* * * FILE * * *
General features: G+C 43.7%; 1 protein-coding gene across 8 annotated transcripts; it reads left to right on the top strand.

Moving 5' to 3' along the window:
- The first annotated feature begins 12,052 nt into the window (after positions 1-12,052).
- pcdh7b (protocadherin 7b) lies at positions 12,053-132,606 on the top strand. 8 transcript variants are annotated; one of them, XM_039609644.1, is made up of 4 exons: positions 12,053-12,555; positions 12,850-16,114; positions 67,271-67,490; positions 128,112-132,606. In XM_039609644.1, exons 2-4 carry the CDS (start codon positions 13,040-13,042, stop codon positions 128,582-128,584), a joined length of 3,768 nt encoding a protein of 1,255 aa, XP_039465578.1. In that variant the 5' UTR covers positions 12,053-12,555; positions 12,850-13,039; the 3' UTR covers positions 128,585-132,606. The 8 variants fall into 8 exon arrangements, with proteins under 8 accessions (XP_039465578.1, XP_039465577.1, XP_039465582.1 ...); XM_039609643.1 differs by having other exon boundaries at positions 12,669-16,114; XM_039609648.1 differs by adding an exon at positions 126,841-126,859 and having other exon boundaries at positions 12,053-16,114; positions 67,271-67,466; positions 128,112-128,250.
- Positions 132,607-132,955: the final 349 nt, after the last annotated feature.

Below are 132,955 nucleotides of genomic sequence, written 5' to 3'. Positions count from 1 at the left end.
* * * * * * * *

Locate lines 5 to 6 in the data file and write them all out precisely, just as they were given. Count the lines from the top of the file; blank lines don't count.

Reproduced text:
- Positions 132,607-132,955: the final 349 nt, after the last annotated feature.

Below are 132,955 nucleotides of genomic sequence, written 5' to 3'. Positions count from 1 at the left end.